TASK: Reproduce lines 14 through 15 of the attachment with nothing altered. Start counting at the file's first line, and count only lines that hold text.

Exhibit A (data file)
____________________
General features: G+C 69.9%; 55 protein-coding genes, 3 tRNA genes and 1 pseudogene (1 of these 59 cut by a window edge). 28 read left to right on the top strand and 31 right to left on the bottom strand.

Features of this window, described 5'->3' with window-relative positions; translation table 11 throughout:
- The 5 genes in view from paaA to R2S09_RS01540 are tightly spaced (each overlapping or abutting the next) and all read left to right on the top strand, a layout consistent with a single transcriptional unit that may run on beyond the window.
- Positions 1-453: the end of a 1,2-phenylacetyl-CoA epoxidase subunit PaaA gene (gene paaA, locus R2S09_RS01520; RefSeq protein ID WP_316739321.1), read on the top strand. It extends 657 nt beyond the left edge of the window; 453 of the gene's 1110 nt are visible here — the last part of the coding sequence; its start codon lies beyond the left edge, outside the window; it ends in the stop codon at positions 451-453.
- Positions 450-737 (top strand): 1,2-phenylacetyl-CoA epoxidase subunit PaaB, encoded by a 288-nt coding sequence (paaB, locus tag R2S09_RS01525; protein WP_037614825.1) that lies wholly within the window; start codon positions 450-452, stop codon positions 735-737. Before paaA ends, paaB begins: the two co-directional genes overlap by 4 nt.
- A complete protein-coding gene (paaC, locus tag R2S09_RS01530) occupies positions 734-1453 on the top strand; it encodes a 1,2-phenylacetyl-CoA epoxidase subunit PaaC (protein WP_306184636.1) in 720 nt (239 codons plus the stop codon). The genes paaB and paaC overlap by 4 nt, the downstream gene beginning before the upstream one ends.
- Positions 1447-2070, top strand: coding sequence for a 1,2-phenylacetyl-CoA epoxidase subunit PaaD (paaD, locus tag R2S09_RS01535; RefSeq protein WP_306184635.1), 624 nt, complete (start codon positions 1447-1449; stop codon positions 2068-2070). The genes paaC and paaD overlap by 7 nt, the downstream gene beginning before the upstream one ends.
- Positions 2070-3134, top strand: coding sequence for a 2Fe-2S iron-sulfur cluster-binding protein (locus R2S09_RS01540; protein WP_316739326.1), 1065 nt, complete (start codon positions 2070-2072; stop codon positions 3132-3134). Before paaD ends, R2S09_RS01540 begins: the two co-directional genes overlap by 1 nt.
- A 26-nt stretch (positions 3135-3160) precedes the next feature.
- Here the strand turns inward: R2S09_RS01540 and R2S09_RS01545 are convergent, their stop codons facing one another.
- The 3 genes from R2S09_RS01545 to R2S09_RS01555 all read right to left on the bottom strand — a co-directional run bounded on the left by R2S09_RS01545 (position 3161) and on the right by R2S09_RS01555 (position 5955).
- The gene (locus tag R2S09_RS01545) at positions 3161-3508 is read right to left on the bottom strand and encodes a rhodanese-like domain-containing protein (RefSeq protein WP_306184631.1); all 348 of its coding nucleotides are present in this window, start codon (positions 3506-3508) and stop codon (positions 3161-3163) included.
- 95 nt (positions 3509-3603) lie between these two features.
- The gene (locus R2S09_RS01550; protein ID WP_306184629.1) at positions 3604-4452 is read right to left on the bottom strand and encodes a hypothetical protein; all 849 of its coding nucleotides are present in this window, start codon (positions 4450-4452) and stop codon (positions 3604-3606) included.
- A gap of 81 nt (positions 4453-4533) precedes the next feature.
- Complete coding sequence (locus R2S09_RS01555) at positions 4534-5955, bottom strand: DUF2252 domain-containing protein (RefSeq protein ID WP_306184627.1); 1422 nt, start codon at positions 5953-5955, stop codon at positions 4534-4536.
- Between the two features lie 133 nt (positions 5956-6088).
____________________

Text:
- The gene (locus R2S09_RS01550; protein ID WP_306184629.1) at positions 3604-4452 is read right to left on the bottom strand and encodes a hypothetical protein; all 849 of its coding nucleotides are present in this window, start codon (positions 4450-4452) and stop codon (positions 3604-3606) included.
- A gap of 81 nt (positions 4453-4533) precedes the next feature.